This is why our Gospel says today, “When you see these things happening, you stand erect, for your redemption is at hand.” We don’t run from the clouds… we face into the wind, knowing that Jesus Christ has given us the strength to prevail. And we recognize that Jesus Christ gives us the words to use to bring peace to the nations, to families, to people and mercy to our souls. We have this hope. This is why we are Christian. The power of this world is nothing compared to the Mercy of God.

This advent season is a reflection on, “Shine…out of darnkness, light: Mercy is born.” Jesus Christ is larger than all of this. In him we place our hope. If you are watching the news more than reading you bible then you are creating your own problems. Ask yourself, “What am I focusing on? Isis… or virtue? Brokenness…or mercy?

You see, when I was on that horse the sight of dark clouds rolling in caused me to make preparations and reminded me of my final destination. In the same way Jesus is telling us to be prepared. “Be vigilant and pray,” he tells us. Vigilance. When I saw the clouds I got prepared for rain. So too, when we see the tumults of the world, we do not despair we hope. And in our hope we do what St. Paul tells us in our second reading: we conduct ourselves in a way that pleases God.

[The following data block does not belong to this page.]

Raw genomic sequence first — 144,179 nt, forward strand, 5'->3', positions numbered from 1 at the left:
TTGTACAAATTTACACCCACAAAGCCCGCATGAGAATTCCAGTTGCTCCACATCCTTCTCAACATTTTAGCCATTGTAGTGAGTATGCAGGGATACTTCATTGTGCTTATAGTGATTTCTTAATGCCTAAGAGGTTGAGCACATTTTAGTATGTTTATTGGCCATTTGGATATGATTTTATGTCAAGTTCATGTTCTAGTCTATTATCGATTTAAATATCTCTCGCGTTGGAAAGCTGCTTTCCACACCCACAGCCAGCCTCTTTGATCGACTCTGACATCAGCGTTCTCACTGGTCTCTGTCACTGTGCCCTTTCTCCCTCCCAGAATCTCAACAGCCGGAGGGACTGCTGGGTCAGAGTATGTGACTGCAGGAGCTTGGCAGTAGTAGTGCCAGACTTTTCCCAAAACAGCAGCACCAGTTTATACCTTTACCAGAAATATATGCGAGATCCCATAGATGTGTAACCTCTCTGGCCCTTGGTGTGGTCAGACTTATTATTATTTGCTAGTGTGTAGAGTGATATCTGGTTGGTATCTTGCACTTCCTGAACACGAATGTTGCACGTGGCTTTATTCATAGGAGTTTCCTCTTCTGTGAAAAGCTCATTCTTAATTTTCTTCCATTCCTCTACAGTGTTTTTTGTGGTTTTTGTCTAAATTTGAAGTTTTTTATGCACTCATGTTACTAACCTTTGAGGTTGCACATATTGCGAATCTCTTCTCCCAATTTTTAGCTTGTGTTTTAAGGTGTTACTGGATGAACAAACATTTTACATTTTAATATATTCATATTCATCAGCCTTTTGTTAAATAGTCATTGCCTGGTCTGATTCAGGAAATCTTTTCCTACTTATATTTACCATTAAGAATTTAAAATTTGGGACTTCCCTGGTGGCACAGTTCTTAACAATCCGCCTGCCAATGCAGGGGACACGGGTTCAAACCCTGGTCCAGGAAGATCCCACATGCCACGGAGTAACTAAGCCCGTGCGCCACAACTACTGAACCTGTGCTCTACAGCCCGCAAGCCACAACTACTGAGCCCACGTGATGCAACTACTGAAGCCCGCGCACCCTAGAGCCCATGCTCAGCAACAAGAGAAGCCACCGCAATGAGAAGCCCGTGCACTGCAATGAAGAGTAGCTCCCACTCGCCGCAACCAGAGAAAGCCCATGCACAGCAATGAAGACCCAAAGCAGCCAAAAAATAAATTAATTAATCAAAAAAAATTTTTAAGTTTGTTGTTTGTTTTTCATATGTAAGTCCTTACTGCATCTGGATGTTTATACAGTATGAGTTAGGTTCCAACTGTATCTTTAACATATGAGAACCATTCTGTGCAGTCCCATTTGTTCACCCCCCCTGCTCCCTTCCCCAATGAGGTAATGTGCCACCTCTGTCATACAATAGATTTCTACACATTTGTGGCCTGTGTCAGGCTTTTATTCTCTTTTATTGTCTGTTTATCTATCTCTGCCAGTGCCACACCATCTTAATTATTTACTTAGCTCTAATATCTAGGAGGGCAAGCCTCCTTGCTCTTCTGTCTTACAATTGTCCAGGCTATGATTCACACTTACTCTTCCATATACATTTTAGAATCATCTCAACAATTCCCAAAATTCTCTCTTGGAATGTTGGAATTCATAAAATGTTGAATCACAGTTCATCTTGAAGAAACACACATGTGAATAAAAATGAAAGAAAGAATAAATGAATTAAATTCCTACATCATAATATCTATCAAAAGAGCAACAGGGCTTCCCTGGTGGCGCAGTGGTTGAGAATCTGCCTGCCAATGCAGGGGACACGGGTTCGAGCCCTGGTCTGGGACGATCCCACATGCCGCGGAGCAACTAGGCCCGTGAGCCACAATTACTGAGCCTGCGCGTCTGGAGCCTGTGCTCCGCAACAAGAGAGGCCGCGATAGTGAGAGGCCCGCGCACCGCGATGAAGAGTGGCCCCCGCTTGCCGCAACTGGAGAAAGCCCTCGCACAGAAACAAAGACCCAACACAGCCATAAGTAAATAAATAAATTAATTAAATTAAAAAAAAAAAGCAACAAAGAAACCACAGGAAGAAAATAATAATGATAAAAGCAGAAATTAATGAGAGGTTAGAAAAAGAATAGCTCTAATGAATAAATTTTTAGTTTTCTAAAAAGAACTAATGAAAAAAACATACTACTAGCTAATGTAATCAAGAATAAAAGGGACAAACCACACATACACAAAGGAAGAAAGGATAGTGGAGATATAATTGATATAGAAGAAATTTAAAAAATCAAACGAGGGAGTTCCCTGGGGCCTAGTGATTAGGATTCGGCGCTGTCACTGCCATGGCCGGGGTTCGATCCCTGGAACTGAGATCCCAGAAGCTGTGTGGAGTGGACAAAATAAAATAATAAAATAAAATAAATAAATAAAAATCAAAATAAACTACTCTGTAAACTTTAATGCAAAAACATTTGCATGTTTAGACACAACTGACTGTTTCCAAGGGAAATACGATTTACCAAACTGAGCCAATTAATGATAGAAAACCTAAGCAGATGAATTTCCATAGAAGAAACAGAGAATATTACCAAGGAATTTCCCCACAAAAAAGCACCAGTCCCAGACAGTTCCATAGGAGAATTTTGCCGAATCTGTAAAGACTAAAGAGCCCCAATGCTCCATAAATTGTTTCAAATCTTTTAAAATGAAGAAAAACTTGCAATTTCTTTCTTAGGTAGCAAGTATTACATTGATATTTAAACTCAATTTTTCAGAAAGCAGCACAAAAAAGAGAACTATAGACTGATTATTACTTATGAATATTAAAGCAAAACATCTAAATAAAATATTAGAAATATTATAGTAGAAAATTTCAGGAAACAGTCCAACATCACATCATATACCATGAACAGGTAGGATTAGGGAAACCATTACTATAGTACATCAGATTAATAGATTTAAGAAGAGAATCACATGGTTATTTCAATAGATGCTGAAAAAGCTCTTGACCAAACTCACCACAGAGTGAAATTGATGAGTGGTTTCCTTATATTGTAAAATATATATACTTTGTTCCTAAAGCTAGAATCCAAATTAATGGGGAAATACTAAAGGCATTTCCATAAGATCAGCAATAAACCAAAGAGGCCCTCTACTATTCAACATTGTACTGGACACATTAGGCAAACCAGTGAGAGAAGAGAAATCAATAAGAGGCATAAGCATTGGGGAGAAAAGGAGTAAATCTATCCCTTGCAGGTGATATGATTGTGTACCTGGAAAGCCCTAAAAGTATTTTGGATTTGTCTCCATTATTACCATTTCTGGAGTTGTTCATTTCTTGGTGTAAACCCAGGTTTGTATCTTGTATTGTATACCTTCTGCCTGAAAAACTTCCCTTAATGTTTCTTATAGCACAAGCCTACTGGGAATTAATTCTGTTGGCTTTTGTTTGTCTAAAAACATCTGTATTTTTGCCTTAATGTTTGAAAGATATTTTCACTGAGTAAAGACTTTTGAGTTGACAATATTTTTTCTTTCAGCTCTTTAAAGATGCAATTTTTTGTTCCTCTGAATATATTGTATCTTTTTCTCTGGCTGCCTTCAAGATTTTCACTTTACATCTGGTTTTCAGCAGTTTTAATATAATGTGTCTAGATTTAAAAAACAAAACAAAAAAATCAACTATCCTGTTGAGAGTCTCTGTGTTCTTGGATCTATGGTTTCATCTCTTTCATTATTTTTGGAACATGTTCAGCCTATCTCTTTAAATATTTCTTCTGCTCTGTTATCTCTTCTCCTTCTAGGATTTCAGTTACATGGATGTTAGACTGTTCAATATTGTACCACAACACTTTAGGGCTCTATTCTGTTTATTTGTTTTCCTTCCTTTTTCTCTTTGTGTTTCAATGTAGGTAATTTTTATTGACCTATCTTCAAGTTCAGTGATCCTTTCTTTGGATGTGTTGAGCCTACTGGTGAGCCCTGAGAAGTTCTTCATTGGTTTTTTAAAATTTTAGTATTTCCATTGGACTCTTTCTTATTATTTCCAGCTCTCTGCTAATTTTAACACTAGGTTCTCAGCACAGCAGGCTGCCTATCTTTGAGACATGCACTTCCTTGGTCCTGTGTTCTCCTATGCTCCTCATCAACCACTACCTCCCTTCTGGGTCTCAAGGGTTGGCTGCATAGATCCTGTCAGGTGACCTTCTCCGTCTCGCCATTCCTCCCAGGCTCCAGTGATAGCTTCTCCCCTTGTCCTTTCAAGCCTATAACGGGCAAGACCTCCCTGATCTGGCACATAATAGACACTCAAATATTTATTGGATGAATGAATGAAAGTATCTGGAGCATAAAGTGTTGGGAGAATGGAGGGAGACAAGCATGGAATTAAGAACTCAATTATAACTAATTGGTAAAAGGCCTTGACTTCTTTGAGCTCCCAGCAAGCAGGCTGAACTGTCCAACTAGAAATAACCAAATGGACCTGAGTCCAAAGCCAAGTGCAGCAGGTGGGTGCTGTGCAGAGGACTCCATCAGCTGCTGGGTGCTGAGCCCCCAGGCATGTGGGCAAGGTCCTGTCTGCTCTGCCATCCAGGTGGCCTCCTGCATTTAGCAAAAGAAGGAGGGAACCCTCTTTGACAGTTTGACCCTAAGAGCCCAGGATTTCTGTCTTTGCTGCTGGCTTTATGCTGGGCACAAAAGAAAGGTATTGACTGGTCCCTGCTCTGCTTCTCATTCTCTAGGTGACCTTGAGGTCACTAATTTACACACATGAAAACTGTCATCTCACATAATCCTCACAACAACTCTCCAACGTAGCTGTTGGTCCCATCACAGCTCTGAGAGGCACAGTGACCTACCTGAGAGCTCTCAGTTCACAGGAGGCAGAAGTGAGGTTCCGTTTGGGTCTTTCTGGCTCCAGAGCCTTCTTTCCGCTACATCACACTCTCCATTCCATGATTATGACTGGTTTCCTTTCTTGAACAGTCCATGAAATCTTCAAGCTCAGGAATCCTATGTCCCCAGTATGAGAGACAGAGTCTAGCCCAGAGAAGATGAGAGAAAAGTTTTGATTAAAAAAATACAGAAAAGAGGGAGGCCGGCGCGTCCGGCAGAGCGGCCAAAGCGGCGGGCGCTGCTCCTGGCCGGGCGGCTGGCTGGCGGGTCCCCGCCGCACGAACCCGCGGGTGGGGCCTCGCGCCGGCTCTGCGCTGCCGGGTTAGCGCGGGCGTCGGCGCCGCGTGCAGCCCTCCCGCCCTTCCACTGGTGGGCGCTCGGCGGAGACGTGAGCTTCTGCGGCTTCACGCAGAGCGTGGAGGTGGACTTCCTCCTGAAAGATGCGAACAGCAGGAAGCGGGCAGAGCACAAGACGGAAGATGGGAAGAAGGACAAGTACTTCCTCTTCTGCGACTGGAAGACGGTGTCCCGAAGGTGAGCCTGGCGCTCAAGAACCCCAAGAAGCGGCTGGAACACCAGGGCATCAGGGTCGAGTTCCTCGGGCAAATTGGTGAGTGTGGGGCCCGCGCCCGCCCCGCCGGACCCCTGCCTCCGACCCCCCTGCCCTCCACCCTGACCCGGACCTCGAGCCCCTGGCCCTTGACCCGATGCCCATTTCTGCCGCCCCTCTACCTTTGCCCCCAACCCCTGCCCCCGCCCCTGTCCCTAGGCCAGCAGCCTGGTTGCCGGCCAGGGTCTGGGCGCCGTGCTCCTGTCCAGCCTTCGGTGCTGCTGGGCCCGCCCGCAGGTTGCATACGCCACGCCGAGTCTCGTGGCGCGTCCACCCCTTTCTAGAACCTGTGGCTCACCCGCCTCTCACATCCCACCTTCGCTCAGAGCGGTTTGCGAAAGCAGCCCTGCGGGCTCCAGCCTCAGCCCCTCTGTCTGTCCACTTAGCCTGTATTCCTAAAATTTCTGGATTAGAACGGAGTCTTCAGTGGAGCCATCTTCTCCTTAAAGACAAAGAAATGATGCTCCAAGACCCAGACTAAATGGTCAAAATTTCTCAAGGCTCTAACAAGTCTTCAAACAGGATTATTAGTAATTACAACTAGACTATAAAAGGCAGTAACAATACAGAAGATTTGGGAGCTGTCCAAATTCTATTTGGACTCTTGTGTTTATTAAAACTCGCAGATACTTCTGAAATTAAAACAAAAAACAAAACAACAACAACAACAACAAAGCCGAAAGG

We also focus ourselves on our heavenly home. Jesus pointed out three failed options of how to deal with these problems in today’s Gospel: carousing, drunkenness and anxiety. Carousing is partying like there is no problem. Ignoring the problems of this world does not mean they will go away. Carousing will not fix these problems. Drunkenness? Drunkenness is an attempt to numb our senses. I don’t care what you use to numb your senses: maybe its television, maybe its music, maybe its golf, maybe it alcohol or drugs… I don’t know what you do to numb your senses. But numbing your senses through “drunkenness” will not bring resolution to the worlds arguments. Anxiety? That does nothing for it. A greater amount of anxiety does not take the stressors of life away.

What, then, help us deal with this? Confidence in Jesus Christ, “Stand erect because your redemption is now at hand… be vigilant and pray” because you know that God is greater than the problems of this world. That’s what will overcome this: faith in Jesus Christ, hope in a kingdom that is already here and will be completed at the end of time, trust in a mercy that has been promised to each one of us.
When I was preparing this homily I was recalling this scripture passage. “We afflicted in everyway but not constrained; perplexed but not driven to despair; persecuted but not abandoned; struck down but not destroyed.” And as silly as it may sound I also thought of a popular song from the 80’s, “I get knocked down, but I get up again, you are never gonna keep me down.” I hope that plays through your head. Because there is nothing can knock us down. And when we stand with Christ, we stand with the light that destroys darkness. We don’t despair; we hope. And the dark clouds on the horizon are nothing more than the vehicle of Christ’s return. The thunder and lightning are the rumble of his victory of tumult and war. Let’s us know that the world is conquered in Christ.